PSA testing, while useful to screen for prostate cancer, may leave you and your patients with more questions than answers.
That’s where genetic testing comes in.
Integrating germline genetic testing with PSA testing can help identify patients who may have a genetic predisposition to prostate cancer.
Additionally, genetic testing may help you determine whether or not a tumor biopsy is needed.
That helps limit invasive interventions and prevent potential complications.
Patients under active surveillance may require frequent office visits, screenings, or changes to their treatment regimen.
With genetic testing, you can use results to risk stratify those with more aggressive disease progression and:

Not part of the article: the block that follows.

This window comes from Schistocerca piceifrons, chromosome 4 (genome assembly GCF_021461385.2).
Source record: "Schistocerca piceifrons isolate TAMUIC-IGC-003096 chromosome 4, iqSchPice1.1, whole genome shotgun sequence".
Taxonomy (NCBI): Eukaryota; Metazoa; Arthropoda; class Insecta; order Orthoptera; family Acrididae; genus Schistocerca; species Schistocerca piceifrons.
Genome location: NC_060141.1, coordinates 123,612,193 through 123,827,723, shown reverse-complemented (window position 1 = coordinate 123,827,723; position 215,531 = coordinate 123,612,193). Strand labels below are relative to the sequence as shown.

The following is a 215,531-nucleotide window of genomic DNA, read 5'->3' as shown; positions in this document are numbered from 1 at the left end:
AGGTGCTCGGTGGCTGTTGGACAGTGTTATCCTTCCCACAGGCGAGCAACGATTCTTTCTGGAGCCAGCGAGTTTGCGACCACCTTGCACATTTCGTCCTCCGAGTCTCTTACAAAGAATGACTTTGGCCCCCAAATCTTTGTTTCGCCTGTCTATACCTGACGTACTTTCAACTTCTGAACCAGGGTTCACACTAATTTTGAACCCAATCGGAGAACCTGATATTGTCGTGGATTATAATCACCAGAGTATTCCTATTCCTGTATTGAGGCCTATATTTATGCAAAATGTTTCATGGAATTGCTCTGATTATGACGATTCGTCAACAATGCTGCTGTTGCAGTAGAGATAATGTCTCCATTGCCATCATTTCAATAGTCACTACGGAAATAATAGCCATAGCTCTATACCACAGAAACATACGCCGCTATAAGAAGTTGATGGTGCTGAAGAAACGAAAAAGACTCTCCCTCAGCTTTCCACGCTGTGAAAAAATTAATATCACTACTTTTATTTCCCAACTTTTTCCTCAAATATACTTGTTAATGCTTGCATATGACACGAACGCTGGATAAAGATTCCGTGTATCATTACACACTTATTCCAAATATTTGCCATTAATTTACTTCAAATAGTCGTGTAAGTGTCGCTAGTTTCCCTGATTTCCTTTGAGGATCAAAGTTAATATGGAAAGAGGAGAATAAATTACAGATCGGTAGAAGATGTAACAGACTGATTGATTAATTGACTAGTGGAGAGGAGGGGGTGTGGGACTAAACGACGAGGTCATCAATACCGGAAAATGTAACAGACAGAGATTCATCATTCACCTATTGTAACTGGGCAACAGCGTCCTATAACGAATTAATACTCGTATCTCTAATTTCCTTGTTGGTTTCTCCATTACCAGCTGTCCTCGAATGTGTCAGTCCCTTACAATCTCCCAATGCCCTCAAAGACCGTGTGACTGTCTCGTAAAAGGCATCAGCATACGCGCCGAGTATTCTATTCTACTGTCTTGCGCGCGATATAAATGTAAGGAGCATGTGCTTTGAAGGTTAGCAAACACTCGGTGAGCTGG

Identify patients in need of more urgent care. Some with particular genetic mutations may benefit from radiation or surgical intervention to reduce the risk of metastasis, improving prognosis and quality of life.
Discern patients eligible for new treatments. PARP inhibitors recently received FDA approval for the treatment of BRCA- or HRR-mutated mCRPC after previous therapies have failed.
Tailor screening measures. Establish how often a patient requires screening, or discover the need for additional cancer screenings, such as pancreatic cancer.